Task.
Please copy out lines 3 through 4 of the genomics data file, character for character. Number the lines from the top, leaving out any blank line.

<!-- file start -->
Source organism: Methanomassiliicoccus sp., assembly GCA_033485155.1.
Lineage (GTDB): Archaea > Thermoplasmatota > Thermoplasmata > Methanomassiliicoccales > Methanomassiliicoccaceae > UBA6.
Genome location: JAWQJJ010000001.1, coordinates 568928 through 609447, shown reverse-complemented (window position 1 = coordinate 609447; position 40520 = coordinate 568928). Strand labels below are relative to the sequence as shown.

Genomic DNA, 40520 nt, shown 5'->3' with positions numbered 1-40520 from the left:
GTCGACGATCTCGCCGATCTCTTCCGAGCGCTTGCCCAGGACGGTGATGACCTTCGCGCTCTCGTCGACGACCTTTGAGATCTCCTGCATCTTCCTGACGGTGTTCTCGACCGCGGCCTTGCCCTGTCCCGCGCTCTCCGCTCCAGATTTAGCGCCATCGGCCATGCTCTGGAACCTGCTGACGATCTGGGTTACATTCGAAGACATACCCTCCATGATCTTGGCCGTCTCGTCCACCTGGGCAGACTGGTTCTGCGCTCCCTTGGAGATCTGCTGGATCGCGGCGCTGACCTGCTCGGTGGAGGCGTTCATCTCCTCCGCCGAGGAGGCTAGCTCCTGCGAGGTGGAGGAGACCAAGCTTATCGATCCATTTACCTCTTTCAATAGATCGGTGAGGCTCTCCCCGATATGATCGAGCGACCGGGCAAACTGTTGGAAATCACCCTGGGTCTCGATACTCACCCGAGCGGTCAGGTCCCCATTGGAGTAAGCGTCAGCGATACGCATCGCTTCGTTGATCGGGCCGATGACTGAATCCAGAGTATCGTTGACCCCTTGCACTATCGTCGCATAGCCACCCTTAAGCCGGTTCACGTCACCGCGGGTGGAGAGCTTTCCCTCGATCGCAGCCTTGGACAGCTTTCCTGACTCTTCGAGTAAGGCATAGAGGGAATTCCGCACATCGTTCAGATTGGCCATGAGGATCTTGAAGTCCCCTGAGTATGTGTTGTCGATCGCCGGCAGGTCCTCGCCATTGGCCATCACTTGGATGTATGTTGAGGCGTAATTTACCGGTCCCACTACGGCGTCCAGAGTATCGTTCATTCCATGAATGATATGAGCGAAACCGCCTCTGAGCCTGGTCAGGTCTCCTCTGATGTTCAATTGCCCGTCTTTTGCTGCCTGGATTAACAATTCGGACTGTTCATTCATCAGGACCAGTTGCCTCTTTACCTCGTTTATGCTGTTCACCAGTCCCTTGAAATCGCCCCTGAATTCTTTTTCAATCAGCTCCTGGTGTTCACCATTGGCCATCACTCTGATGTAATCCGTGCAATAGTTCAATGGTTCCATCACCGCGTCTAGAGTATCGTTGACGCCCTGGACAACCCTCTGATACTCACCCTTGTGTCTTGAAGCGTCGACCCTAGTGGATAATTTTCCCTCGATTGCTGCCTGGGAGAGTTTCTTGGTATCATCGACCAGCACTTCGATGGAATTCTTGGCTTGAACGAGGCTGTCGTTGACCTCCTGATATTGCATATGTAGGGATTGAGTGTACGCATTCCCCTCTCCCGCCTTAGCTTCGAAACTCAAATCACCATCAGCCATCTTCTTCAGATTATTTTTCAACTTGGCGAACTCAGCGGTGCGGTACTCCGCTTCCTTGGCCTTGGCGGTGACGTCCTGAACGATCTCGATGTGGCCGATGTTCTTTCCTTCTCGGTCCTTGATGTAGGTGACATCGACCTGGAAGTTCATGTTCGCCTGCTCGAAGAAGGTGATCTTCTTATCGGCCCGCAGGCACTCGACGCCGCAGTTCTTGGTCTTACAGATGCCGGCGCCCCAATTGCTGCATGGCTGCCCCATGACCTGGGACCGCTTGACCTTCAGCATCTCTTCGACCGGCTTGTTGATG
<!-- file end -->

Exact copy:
Genome location: JAWQJJ010000001.1, coordinates 568928 through 609447, shown reverse-complemented (window position 1 = coordinate 609447; position 40520 = coordinate 568928). Strand labels below are relative to the sequence as shown.

Genomic DNA, 40520 nt, shown 5'->3' with positions numbered 1-40520 from the left: